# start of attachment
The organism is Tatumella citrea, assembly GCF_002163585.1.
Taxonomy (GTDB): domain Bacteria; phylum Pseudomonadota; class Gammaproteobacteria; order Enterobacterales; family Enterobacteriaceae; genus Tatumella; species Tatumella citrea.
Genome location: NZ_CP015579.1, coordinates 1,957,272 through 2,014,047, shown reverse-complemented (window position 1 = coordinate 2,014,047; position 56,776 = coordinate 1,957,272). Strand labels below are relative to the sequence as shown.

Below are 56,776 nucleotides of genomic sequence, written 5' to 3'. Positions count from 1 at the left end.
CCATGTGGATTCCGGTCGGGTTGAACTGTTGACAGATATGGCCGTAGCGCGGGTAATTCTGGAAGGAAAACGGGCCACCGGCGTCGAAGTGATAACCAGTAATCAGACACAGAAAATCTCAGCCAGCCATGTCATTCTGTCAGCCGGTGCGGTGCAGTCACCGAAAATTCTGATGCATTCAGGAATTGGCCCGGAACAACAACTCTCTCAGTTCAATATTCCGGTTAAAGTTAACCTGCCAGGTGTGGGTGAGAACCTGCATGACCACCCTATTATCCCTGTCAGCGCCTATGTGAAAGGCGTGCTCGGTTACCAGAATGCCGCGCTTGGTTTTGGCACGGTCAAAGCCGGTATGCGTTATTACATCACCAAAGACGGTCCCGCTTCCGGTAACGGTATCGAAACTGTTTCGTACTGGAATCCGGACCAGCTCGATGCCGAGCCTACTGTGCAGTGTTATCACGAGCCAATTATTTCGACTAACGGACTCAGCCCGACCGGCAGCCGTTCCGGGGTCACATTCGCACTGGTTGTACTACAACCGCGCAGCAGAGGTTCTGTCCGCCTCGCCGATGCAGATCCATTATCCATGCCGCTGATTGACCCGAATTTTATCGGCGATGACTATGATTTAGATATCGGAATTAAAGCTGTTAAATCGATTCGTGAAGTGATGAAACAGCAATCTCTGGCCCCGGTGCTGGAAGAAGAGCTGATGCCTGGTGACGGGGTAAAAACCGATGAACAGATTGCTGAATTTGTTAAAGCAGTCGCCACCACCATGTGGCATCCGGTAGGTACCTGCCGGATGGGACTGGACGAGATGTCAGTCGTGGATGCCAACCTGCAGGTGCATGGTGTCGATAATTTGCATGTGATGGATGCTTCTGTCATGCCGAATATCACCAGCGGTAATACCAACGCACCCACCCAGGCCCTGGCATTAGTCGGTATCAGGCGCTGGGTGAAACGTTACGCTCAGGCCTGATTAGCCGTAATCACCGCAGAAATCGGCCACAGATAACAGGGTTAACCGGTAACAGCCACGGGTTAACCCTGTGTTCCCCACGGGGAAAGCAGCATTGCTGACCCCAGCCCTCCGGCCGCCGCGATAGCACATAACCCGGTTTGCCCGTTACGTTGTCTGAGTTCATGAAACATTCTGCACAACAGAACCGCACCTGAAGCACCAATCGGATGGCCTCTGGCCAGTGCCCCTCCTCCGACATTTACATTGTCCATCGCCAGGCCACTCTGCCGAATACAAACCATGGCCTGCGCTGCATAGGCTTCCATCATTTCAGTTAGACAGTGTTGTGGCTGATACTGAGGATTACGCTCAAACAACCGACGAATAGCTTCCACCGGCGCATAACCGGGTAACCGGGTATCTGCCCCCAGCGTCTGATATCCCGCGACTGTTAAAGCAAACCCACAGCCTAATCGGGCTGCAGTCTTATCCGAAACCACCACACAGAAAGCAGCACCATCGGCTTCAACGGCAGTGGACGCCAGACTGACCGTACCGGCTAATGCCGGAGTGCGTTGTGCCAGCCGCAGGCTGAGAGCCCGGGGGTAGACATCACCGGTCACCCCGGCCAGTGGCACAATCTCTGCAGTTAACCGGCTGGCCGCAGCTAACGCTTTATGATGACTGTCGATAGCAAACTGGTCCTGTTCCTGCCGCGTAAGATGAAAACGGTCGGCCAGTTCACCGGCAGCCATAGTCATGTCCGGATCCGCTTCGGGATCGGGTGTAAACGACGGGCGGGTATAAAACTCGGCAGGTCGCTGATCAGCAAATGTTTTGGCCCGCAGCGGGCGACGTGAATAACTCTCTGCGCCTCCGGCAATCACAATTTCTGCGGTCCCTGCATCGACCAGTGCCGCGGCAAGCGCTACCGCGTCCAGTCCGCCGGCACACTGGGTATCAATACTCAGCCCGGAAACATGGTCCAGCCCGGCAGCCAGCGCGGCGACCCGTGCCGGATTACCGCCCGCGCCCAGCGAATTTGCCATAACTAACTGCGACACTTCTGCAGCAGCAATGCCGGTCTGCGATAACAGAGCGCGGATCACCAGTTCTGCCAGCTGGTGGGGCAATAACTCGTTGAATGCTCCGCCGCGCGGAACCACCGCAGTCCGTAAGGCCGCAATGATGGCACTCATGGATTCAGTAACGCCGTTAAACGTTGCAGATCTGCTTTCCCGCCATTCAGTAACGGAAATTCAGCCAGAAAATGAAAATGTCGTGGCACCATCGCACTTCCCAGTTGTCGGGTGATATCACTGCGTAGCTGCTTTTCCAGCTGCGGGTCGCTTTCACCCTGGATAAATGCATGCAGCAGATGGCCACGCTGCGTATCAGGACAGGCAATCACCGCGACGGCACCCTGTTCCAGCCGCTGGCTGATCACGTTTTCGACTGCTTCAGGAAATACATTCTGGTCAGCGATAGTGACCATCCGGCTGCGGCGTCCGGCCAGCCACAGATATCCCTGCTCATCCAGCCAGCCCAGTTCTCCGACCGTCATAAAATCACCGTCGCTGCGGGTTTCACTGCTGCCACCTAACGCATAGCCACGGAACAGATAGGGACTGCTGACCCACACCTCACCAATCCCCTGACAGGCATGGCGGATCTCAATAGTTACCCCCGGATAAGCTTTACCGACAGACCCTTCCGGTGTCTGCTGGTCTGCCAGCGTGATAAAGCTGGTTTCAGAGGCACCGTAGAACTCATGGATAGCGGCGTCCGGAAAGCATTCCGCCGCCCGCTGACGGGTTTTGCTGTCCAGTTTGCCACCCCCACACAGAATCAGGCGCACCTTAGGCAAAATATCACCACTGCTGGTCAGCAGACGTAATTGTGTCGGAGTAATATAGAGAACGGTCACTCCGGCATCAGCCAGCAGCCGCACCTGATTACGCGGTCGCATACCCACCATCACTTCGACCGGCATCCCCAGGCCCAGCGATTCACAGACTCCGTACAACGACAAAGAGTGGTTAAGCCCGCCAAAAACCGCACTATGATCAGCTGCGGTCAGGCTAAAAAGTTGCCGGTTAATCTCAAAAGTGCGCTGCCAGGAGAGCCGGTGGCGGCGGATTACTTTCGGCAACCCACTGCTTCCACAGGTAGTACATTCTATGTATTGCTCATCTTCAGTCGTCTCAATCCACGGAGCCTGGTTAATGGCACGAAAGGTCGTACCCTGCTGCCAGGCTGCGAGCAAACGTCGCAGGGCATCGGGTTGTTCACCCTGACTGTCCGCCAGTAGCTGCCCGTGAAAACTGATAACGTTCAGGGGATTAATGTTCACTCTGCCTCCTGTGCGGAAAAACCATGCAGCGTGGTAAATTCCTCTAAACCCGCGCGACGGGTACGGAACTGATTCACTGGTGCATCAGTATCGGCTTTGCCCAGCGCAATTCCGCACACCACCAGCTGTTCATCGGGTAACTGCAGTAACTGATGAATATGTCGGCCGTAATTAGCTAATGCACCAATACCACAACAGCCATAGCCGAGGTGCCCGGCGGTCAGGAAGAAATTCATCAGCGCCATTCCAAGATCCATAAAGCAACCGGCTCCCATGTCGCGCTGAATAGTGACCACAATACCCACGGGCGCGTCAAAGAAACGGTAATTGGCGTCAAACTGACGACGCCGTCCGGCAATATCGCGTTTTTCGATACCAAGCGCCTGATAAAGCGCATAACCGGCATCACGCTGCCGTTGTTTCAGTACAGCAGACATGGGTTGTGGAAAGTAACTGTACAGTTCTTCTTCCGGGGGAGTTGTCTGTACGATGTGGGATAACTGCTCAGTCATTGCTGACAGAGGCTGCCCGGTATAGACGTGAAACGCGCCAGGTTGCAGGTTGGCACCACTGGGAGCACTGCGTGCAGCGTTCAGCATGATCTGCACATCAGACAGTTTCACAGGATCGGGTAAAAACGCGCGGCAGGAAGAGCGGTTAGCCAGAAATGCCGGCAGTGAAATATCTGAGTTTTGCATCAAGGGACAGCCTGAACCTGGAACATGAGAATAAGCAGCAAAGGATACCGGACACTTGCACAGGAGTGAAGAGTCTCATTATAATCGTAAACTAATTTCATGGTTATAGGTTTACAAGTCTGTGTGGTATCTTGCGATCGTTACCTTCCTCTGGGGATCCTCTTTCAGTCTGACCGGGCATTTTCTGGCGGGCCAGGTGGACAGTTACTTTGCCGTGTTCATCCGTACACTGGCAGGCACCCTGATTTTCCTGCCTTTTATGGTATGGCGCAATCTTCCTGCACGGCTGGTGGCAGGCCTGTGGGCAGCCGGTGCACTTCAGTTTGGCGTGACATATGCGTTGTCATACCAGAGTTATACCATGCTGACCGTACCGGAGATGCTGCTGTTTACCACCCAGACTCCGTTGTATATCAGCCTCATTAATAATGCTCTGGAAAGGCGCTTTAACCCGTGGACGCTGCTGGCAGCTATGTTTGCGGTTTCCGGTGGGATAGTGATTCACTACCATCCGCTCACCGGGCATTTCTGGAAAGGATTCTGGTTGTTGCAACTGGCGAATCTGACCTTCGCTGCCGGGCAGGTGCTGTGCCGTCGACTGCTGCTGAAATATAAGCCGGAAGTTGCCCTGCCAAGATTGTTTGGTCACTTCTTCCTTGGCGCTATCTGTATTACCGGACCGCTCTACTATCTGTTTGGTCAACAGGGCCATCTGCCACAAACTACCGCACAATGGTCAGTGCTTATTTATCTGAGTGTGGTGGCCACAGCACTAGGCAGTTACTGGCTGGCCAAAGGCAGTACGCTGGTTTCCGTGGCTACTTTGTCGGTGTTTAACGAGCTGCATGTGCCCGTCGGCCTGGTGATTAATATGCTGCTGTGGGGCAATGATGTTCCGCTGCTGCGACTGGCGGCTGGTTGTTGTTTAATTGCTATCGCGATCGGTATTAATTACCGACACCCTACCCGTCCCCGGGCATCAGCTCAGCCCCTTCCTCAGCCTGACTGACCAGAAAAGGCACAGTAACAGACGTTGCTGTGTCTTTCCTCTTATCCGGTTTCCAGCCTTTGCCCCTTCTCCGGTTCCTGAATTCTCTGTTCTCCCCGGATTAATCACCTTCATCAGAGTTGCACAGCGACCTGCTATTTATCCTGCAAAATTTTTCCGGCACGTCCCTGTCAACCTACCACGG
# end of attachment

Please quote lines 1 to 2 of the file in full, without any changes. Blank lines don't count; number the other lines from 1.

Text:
The organism is Tatumella citrea, assembly GCF_002163585.1.
Taxonomy (GTDB): domain Bacteria; phylum Pseudomonadota; class Gammaproteobacteria; order Enterobacterales; family Enterobacteriaceae; genus Tatumella; species Tatumella citrea.